John Ziman used a similar analogy with maps – a political map and a geological map describe the same phenomena but they are doing it in different ways, according to different questions. He highlighted how much we think in terms of diagrams and visua lthings as well. But there’s always a temptation to become wedded to one particular map, and I think the economic map is the one that is currently being taken to represent reality– the bottom line. When you find what the profit and loss is, that’s the reality. And it’s of course the one that’s really under attack at the moment.

Spencer: In Science and Poetry you point out that detailed thinking emerges from imaginative roots, and all science includes philosophic assumptions. I think that’s quite an unfamiliar thought to many people today. Do you want to unpack it a little bit, particularly in relation to Darwinism?

Midgley: Yes, we all have myths through which we explain the world. The word ‘myth’ is a bit awkward because it is sometimes used simply to mean ‘false’, but I find its other meaning very useful. I also talk about dreams and dramas and visions and so forth. Whichever way one talks about it, it’s about an imaginative background, a way of seeing a problem in the world which determines what questions you ask, how you select your questions. The idea that simply, honestly finding the answer to questions is all you need doesn’t work – you’ve got to have the right questions. I think that as the history of science has built up and emerged it’s become clear that this has been a very important factor at every stage.

4 comments on “Philosopher Mary Midgley on Darwin Versus the Darwinists

  1. Hank Rodgers says:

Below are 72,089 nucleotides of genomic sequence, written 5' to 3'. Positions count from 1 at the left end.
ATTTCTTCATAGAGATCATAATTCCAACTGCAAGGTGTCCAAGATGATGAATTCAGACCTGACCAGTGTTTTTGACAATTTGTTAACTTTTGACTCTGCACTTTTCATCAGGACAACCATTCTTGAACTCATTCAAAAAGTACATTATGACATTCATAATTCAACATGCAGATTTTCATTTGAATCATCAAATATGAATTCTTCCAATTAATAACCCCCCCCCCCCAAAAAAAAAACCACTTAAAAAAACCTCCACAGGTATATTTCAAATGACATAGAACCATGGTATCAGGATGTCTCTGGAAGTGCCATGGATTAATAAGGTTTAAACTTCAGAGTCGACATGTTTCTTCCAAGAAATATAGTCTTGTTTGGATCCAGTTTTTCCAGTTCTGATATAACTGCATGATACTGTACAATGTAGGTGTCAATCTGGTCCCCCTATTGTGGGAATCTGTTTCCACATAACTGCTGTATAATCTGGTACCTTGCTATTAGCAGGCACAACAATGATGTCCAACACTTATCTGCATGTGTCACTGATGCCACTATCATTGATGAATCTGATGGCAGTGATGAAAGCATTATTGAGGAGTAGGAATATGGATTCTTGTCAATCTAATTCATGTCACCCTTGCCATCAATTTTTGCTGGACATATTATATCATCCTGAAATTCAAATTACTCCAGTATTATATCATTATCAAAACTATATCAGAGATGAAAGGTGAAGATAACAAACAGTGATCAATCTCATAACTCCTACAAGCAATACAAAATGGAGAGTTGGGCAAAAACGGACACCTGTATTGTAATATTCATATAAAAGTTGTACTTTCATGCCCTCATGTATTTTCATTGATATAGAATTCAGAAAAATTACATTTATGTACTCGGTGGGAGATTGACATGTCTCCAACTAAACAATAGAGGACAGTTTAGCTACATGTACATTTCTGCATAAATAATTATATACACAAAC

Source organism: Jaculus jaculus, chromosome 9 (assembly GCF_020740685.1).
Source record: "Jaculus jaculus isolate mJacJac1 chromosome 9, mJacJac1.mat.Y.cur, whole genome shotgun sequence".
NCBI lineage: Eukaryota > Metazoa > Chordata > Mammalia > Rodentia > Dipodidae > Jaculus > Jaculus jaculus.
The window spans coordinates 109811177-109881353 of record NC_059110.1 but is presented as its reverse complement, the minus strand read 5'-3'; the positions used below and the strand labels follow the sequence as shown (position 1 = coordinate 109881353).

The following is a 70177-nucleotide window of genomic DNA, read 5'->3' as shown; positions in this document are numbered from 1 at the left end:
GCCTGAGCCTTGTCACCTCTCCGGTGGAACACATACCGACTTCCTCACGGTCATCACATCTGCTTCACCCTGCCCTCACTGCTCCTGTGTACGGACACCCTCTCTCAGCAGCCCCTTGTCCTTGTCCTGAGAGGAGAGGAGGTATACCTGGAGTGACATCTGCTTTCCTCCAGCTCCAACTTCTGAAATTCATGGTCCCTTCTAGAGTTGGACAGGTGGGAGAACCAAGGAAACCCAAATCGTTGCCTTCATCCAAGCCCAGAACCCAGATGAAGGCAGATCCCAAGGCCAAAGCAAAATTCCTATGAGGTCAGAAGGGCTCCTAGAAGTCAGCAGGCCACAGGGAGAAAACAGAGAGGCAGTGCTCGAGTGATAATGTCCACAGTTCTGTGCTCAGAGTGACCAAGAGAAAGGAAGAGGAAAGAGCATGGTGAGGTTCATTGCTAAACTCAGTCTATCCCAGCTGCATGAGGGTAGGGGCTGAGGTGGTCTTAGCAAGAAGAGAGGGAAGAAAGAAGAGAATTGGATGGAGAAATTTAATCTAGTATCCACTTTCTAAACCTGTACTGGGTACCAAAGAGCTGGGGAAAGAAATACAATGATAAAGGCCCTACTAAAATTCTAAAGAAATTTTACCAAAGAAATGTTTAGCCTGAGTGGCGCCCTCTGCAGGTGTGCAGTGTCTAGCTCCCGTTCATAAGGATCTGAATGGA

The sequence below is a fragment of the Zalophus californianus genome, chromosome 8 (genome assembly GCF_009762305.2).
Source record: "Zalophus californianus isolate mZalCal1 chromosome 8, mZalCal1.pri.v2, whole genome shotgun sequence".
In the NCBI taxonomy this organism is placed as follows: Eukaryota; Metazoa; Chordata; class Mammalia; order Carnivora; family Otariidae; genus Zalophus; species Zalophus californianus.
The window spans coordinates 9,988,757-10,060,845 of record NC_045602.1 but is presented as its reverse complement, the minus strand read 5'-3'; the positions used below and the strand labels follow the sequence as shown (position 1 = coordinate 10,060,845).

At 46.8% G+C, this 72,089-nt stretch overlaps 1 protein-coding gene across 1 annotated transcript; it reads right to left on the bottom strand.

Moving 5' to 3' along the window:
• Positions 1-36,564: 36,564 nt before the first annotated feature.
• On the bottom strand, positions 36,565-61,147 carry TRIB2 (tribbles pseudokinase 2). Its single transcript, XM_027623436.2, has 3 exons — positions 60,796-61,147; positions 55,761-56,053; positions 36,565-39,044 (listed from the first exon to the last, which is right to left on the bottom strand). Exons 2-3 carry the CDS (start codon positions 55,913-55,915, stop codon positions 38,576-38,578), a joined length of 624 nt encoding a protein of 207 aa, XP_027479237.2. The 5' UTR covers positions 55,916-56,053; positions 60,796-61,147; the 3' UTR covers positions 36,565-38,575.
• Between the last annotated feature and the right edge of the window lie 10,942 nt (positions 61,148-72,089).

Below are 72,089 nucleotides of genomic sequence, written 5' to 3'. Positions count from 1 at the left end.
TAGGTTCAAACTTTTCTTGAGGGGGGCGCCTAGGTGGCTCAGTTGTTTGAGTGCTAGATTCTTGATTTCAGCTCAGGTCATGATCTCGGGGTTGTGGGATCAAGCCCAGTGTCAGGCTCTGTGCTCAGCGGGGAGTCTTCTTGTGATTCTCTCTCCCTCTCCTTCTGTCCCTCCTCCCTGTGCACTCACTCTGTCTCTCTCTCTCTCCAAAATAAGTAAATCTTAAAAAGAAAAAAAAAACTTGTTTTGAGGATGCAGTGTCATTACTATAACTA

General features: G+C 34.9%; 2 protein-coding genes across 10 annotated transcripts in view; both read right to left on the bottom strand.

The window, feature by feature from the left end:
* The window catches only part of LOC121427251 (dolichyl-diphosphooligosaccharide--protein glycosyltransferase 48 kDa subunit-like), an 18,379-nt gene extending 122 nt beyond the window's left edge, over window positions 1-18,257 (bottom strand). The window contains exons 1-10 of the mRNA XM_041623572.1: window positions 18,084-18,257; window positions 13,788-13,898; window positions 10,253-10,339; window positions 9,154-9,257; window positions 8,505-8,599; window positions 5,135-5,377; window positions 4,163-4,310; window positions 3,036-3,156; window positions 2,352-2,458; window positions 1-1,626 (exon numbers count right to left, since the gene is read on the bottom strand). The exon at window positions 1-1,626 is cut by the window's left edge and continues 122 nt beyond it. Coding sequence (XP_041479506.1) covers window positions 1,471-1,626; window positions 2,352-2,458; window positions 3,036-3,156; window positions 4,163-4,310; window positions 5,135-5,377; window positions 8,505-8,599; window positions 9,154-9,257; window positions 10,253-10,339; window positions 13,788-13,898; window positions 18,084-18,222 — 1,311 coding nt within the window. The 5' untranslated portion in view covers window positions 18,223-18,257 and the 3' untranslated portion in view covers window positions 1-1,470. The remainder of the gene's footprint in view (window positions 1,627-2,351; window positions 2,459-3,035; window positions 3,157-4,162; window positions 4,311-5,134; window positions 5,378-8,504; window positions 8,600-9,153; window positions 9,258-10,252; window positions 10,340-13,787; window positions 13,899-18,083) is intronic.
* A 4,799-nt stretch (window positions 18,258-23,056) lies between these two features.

Great article and comments, Jendi!, But…

    “…all science includes philosophical assumptions…”; and an important part of which are “…dreams, dramas, visions…”.

    Not sure CD would have signed on to that; though he may have agreed that these things were and are important, and contribute to improving the life experience; though he would probably have found them to be TOTALLY APART from science.

    I would, personally, like to think that CD thought of the vast unknowable; more knowable now than in his time, but still lacking. He must have thought, as I do, that there is nothing in evolutionary theory that necessary precludes “intelligent design”; and that evolution particularly reflects a most highly intelligent design possibility.

    But only a possibility, as unknowable to us as we are to the microscopic organisms that dwell within us; as we dwell within something bigger than we cannot (at least currently) possibly comprehend.

    The important thing was that CD disparaged all the “old books” and facile explanations upon which all too many of us base our prejudices and our actions.

    Still, he accepted the rules of nature, and strongly expressed more than once, that was not afraid to die; I would add: having lived (and contributed) so very well.

  2. Jendi Reiter says:

    Yes, based on what Midgley says, Darwin probably wouldn’t have signed on to the importance of “dreams, dramas, visions…” but perhaps that was his loss! Part of the value of these nonscientific dimensions of consciousness, in my opinion, is that they can give us intimations of that “vast unknowable” that our cognitive minds are too limited to understand. We can experience the warmth of the sun without understanding the physics. Maybe our experiences of “God” are similar.